I’m not sure that I’d go along with Nathan Ballingrud in placing Volk in the top three of the genre, but certainly I’d rate him the best writer of short stories in the UK horror scene at the moment, with only a handful of people such as Nina Allan and Ray Cluley coming close. There’s a simplicity to his storytelling that put me in mind of Stephen King, but without the tendency to bloat and attempts at folksy narration. Volk has the range, voice, and compassion of a true master of the short horror form, and he isn’t afraid to experiment, so that we can never be sure what to expect from him, while at his best he always brings something extra to the table, real world concerns of a social and philosophical nature that add gravitas, make him a writer of substance as well as show. Volk holds up a mirror in which we all too often find ourselves looking at our own reflection and not entirely happy with what we see. He is the best that we have and The Parts We Play provides the ideal showcase for his exceptional talent.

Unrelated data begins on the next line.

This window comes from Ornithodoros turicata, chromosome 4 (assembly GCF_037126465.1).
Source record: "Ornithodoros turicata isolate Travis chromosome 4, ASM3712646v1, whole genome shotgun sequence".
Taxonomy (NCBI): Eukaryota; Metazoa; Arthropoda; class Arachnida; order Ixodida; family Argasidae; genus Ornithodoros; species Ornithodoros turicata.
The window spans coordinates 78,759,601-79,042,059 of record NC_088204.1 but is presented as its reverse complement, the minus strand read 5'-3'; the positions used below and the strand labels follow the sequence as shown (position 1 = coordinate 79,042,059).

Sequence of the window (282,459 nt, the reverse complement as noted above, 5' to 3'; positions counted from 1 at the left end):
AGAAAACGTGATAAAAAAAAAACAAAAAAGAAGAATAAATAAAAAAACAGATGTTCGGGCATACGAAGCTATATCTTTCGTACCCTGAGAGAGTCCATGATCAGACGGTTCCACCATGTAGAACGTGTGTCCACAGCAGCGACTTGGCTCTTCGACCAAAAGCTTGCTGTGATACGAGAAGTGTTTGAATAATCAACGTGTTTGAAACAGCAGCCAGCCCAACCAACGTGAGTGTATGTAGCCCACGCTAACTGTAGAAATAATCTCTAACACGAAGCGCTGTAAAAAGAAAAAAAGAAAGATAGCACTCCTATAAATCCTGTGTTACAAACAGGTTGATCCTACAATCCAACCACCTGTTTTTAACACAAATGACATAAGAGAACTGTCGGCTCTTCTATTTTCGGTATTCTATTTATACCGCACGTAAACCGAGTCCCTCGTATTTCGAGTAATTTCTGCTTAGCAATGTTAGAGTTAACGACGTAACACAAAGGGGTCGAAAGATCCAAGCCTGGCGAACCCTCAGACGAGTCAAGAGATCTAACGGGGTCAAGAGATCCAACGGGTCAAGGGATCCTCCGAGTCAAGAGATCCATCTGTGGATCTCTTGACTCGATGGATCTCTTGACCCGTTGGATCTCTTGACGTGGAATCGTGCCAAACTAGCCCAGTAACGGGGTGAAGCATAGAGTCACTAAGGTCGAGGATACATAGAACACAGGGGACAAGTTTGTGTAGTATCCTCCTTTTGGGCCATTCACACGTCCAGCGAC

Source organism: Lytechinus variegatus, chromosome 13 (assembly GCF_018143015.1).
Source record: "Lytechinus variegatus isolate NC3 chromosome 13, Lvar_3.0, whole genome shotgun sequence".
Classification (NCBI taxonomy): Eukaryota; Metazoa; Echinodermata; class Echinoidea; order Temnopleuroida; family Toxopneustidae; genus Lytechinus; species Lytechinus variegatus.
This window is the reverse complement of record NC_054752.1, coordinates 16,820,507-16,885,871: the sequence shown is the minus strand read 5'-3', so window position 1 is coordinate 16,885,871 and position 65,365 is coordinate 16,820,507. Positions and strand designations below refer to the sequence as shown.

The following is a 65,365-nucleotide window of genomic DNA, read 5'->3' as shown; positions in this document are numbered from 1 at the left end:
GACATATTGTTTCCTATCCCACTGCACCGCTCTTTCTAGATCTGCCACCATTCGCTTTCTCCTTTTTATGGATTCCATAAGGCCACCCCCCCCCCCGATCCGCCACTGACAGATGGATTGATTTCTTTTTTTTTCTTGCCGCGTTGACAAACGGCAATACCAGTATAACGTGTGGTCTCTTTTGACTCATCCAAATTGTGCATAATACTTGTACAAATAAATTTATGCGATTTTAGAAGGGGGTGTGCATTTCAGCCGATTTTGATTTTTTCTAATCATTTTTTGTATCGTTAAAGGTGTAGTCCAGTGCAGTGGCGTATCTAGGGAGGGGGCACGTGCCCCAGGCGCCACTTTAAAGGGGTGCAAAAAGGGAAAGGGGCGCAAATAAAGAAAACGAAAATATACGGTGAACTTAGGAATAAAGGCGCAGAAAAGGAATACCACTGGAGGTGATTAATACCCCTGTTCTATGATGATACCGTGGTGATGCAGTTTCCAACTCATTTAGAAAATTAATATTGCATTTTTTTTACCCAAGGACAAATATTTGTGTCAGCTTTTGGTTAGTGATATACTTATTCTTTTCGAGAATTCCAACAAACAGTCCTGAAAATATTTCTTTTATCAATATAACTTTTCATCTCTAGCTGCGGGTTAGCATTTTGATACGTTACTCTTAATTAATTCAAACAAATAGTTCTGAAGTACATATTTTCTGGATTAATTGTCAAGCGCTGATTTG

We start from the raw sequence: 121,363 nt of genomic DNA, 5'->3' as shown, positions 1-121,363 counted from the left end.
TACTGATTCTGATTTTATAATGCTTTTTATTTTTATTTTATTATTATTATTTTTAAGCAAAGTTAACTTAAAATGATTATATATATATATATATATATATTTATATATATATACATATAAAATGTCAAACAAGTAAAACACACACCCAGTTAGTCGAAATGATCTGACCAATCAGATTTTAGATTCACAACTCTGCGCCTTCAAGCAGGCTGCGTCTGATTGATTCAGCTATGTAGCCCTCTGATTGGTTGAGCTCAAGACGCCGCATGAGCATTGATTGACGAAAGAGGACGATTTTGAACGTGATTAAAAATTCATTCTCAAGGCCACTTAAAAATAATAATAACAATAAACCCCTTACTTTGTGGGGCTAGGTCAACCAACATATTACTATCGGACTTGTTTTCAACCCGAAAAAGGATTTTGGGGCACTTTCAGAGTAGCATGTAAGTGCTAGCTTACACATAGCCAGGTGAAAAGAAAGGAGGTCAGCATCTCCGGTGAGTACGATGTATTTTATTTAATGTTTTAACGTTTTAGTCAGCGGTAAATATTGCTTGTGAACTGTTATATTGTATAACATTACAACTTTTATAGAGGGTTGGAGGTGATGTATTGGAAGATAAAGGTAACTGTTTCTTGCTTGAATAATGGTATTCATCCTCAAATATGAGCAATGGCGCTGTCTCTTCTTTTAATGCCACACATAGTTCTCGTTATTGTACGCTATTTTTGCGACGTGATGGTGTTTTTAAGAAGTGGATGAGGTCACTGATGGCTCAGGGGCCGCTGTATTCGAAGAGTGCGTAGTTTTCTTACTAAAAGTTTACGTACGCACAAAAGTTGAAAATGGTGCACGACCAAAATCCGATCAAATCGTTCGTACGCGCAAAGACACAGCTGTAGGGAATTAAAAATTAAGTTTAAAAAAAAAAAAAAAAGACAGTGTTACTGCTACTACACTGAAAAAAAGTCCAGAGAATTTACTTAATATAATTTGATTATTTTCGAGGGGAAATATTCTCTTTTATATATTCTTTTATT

And before we move on to the author interview, I should mention that the book is also available in a signed slip cased jacketed hardcover edition limited to 200 copies, with a bonus chapbook Supporting Roles featuring two additional stories. For those who like their horror with all the bells and whistles.